RE: Gates on CSPAN

Joe Barrera (
Thu, 1 May 1997 13:56:11 -0700

> * 3. A pen is more convenient for taking down short notes mixed with
> * pictures and arrows, e.g. drawing little maps when someone gives you
> * directions over the phone. Drawing with a mouse just sucks.

> Some boys in Cupertino at the Newton division couldn't agree more.

Maybe they're right.

Just because something doesn't do well in the market *now* doesn't mean
that it won't be a good idea once the market and/or technology catches

(Am I *really* having to explain this to an audience of NeXT and Apple

> * I've seen steady progress in handwriting recognition over the years,
> * enough progress to indicate to me that it's largely just a problem
> * MIPS...

> ah -huh. So were going to need a 100 giga CPU and a gig of software
> into these little boxes?

Sure, why not? And they'll run for ten years on a watch battery that
will be sealed in the case because you'll throw it away way before then.

My Pilot has a meg of memory and a bitmapped display and a multi-MIP
CPU, all running on a couple of AAA batteries. Compare that to a VAX/780
circa 1979, or a Mac circa 1984...

(BTW there's a Java compiler for the Pilot [called JUMP]. One of these
days I'll have to see what Quake on Java on the Pilot looks like... :-)

> * > So you ask "Oh great CobraBoy sage of FoRK what do you see?"
> * >
> * > Well what I would like to see it more connectivity.
> *
> * Yeah, but of *course* we'll have this. Everyone already *knows* that
> * we'll have this.
> No I don't agree. I don't believe people are looking at it correctly.
> Everybody has there own version and it isn't being driven by the free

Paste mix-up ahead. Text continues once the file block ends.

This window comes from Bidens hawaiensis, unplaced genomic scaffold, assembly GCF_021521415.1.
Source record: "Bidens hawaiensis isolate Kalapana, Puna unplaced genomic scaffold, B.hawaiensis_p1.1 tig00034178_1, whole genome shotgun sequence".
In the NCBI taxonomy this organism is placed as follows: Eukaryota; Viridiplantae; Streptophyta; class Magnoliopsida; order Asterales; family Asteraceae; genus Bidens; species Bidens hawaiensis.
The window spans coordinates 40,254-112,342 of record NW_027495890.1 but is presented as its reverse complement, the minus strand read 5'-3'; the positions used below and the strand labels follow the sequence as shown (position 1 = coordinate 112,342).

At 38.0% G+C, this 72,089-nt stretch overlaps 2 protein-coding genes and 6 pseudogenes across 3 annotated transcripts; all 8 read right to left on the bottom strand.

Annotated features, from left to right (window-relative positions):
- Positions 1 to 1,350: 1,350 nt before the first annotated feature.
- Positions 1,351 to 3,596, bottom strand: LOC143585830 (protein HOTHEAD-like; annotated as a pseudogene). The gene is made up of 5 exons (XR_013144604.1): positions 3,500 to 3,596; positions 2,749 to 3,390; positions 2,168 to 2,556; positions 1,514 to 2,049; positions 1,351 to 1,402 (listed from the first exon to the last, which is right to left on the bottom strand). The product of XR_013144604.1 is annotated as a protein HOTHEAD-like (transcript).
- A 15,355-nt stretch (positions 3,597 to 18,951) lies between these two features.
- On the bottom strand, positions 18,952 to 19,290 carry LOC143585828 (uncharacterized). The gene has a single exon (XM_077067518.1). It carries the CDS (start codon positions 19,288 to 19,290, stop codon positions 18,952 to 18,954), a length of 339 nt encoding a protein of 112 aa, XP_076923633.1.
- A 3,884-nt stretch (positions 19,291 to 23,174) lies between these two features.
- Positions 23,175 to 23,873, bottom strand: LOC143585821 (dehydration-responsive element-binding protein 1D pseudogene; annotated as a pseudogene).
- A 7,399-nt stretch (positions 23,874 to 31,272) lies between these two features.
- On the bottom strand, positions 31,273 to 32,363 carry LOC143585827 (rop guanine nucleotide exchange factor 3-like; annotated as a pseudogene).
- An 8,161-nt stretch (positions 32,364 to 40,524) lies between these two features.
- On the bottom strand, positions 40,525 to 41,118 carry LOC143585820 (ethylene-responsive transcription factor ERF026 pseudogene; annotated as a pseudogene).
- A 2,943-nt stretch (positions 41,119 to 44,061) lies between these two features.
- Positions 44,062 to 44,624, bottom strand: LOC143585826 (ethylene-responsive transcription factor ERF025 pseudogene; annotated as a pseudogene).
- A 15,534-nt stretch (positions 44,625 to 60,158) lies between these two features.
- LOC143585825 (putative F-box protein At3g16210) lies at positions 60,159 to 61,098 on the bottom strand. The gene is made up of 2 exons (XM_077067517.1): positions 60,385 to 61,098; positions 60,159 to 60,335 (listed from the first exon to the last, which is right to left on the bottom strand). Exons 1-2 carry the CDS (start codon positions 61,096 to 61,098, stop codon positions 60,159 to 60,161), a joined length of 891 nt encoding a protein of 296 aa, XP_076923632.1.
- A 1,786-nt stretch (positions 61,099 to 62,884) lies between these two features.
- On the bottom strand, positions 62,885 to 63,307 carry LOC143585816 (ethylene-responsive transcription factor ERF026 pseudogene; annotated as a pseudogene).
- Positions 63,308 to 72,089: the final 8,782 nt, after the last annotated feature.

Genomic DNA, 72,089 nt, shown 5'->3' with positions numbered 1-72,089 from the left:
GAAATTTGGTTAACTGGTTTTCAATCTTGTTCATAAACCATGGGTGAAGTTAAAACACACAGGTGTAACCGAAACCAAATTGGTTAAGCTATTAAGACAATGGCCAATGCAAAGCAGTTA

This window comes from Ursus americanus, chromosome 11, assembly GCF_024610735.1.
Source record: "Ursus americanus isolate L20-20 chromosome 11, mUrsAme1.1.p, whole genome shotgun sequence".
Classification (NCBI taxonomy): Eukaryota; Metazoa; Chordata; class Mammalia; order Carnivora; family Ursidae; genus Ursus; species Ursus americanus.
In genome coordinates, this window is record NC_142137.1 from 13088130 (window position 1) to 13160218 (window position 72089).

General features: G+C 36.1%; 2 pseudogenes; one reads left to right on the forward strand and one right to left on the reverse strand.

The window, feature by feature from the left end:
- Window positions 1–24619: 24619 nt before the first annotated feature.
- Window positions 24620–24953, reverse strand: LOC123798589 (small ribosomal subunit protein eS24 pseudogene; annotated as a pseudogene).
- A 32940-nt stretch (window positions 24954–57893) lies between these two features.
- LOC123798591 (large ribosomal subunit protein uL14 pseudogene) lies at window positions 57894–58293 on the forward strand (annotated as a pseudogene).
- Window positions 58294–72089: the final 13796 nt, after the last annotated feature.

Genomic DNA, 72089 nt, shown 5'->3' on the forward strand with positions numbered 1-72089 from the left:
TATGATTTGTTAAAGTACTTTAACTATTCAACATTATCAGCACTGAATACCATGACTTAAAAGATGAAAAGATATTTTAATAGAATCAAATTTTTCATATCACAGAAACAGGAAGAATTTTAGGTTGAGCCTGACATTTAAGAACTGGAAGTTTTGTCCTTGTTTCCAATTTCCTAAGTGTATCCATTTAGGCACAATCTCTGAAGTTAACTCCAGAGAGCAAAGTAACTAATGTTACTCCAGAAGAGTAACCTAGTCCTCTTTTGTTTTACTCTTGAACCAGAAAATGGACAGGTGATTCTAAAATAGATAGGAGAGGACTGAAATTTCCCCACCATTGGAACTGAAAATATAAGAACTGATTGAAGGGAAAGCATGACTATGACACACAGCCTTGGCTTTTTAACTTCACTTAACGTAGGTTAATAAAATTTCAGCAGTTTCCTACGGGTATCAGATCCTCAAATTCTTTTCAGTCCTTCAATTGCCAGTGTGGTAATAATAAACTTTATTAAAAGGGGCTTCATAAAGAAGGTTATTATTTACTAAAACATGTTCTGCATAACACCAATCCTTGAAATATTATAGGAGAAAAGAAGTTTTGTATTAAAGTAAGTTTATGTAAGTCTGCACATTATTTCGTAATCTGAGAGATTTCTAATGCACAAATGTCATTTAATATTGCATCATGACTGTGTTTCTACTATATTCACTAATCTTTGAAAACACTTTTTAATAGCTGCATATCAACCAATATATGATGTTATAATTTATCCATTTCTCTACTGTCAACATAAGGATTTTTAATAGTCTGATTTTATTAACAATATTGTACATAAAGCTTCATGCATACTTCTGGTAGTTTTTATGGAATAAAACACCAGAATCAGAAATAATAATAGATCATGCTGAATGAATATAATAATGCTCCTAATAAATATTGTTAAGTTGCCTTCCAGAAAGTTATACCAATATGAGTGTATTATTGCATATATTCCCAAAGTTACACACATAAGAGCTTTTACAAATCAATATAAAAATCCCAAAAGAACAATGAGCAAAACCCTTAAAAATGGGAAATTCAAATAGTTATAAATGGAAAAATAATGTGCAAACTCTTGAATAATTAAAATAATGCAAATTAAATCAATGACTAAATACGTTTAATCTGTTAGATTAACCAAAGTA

> market. Well at least not since Ms joined the party.

Can you expand on this? What is Microsoft doing to impede connectivity
of everything to everything? It sounds like you're saying that you're
concerned that Microsoft will set de facto standards that everyone else
will have to follow. One could argue that this will actually accelerate
universal connectivity, not impede it.

> * But wouldn't it make more sense to just say, "tape Millenium for
> No Picard it doesn't. I want a visual representation of what is going

But oral commands (input) and visual representations (output) are not
mutually exclusive.

> Maybe I don't want to say, "tape Millenium,
> and oh by the way when is the next F1 race, I'm sorry computer,
> One, ooops, computer please inform me of the next scheduled Formula
> race." Maybe just maybe looking at a calendar of scheduled events was
> quicker and easier.

Voice recognition won't catch on until it's easy to use. At some point,
we *will* have systems that can understand "when's the next F1 race"
without getting all confused.

> * Besides, who's asking that you emotionally bond with your computer?
> * That's quite a step from just talking to it.
> Oh is it? You mean like the little smiling paper clip in Word 97? Do
> honestly believe given Microsofts unique ability to "dumb down" the
> interface

Unique? You mean Microsoft should have been suing Apple over the

> (IE: Bob, Word 97 paper clip window)

Mr. Friendly Paperclip gets nuked immediately on any computer I use.
Right-click on Mr. Friendly Paperclip, Options, and clear the box for
"show the tip of the day at startup".

But wouldn't you rather say out loud, "yo, paperclip, get the f* off my
screen and don't you EVER come back?"

(Actually, for a while I ran with the bloated dog instead, as ironic
commentary on the resources consumed by Office 97. But then that got

- Joe